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Federal government finalizes changes that will cost MinnesotaCare millions

When the changes were proposed earlier this year, they were widely condemned by Minnesota policymakers.

photo of cms administrator seema verma
Earlier this year, the Minnesota congressional delegation sent a letter to Center for Medicare and Medicaid Services Administrator Seema Verma objecting to proposed Basic Health Program funding changes.
REUTERS/Kevin Lamarque

The Centers for Medicare & Medicaid Services (CMS) will change how they fund Minnesota’s health care system, resulting in a projected loss of millions in federal health care funding used by the state.

Since 2015, funding provided by the Affordable Care Act’s Basic Health Program has been used to support MinnesotaCare, the state’s health insurance program for those that earn too much to receive Medicaid, but have incomes below 200 percent of the federal poverty line.

Only two states currently use the funding: Minnesota and New York. With the new rules, the states are set to lose a combined $151 million in 2019, according to CMS’ own analysis. New York’s program is significantly larger, and the state is projected to lose the lion’s share of that amount. In May, Minnesota was projected to lose $24 million for 2019 and 2020, but the Minnesota Minnesota Department of Human Service (DHS) is still calculating the fiscal impact of the final rule.

In 2017, the MinnesotaCare program paid out $397.2 million for medical services.

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Years-long fight

The funding changes close a chapter in a years-long fight between Minnesota and the Trump administration over Basic Health Program funding.

In 2018, New York and Minnesota sued the Trump administration after the administration argued that CMS should not be providing a portion of Basic Health Program funding without an explicit appropriation from Congress. They settled in court; the administration agreed to pay $17.3 million to Minnesota and $151.9 million to New York. Following the settlement, the administration committed to working with states to develop a new formula.

But in April of 2019, HHS proposed the new funding formula. At the time, The Minnesota DHS said a change to the funding formula would result in around $24 million in lost health care funding for both 2019 and 2020. In the finalized rule, the changes will only impact 2020.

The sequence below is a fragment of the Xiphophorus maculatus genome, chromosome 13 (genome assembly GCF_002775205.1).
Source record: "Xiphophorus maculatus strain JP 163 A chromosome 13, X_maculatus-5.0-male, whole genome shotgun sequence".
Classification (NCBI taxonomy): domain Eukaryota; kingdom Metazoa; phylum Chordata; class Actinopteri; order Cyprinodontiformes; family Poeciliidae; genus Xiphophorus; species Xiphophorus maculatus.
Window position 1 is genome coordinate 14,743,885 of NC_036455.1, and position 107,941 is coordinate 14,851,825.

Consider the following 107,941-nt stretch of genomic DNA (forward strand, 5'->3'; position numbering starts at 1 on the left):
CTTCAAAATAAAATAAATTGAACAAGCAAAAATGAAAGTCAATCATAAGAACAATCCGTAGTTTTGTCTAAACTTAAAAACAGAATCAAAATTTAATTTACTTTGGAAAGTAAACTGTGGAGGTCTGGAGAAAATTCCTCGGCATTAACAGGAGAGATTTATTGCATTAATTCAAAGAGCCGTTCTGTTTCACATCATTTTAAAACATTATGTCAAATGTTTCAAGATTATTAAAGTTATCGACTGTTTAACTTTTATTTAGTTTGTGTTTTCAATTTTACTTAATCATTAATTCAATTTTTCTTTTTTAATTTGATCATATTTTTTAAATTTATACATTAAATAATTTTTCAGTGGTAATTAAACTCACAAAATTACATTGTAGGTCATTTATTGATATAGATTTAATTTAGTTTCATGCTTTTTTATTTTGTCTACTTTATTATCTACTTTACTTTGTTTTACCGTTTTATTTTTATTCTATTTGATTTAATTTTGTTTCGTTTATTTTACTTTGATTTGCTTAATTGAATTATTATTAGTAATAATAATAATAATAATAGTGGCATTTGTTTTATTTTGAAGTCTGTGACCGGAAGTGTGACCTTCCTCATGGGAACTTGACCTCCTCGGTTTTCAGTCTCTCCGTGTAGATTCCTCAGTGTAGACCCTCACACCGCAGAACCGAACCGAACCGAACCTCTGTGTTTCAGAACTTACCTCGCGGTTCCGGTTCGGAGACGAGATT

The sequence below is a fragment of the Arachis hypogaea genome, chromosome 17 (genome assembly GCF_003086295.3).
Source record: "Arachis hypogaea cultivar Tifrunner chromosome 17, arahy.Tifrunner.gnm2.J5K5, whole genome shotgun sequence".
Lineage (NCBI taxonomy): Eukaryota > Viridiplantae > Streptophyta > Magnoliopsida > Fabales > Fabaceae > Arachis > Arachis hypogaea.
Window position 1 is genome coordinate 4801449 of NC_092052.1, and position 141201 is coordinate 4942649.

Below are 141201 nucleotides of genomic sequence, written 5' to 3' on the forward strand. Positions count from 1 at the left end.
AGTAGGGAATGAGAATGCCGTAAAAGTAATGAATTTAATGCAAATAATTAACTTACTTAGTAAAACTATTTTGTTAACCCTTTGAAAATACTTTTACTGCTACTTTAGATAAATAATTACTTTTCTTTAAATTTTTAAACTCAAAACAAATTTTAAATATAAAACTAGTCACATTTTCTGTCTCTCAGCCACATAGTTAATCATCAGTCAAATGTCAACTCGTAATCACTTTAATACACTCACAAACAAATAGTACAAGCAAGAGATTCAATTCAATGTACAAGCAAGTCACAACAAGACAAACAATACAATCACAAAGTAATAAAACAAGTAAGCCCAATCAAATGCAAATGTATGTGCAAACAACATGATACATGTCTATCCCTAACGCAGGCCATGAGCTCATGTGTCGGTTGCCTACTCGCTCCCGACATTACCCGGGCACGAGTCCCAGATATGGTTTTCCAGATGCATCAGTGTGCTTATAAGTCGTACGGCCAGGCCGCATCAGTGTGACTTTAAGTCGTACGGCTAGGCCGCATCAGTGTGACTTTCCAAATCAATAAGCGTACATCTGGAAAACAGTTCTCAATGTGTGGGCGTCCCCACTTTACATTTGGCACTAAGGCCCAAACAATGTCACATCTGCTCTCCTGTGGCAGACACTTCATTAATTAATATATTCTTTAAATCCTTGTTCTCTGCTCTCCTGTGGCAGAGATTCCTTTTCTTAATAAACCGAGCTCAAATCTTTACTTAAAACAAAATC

Changes condemned

The finalized funding formula has been denounced by Minnesota’s DHS, the Minnesota Hospital Association, and Sen. Amy Klobuchar.

“Federal funding instability challenges the state’s ability to plan for the future and creates instability for our clients,” said Tom Moss, Acting Commissioner for DHS’s Health Care Administration.

The Minnesota Department of Human Services said that while some of the changes to the final ruling from the draft form are positive, they are considering all options to challenge the new payment structure. “This is a cost-shift from the federal to the state government that does not occur in other states,” the agency said.

Matt Anderson, interim president and CEO of the Minnesota Hospital Association, said the changes are a way “CMS can save money without a huge outpouring or outcry from the rest of the country.”

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Sen. Amy Klobuchar condemned the finalized rule change: “As I warned the administration months ago, the adjusted MinnesotaCare payment methodology could jeopardize coverage for Minnesotans as the state is forced to confront the funding shortfalls that are created by a dramatic reduction in federal funding. I will continue to fight to protect the health coverage of the more than 84,000 MinnesotaCare enrollees in our state.”

When the formula changes were initially announced, almost every member of the congressional delegation denounced the changes in a letter to CMS Administrator Seema Verma. “An abrupt shift in BHP payment methodology could jeopardize coverage for Minnesotans as the state is forced to confront the funding shortfalls that would be created by a dramatic reduction in federal funding,” the letter, signed by nine of the delegation’s ten members, reads.

The only member not to sign on was the First District’s Rep. Jim Hagedorn, who sent his own letter. At the time, his office said that he did not yet have enough information to ask CMS to reconsider the changes. Hagedorn’s office did not respond to a request for comment on the final rule change.

“This is not a Republican or Democrat issue. This is about making that low income working Minnesotans have affordable access to healthcare. And that’s what we’re all about. And that’s what our congressional delegation is about,” said Anderson.

“We wish that was what the federal government was about.”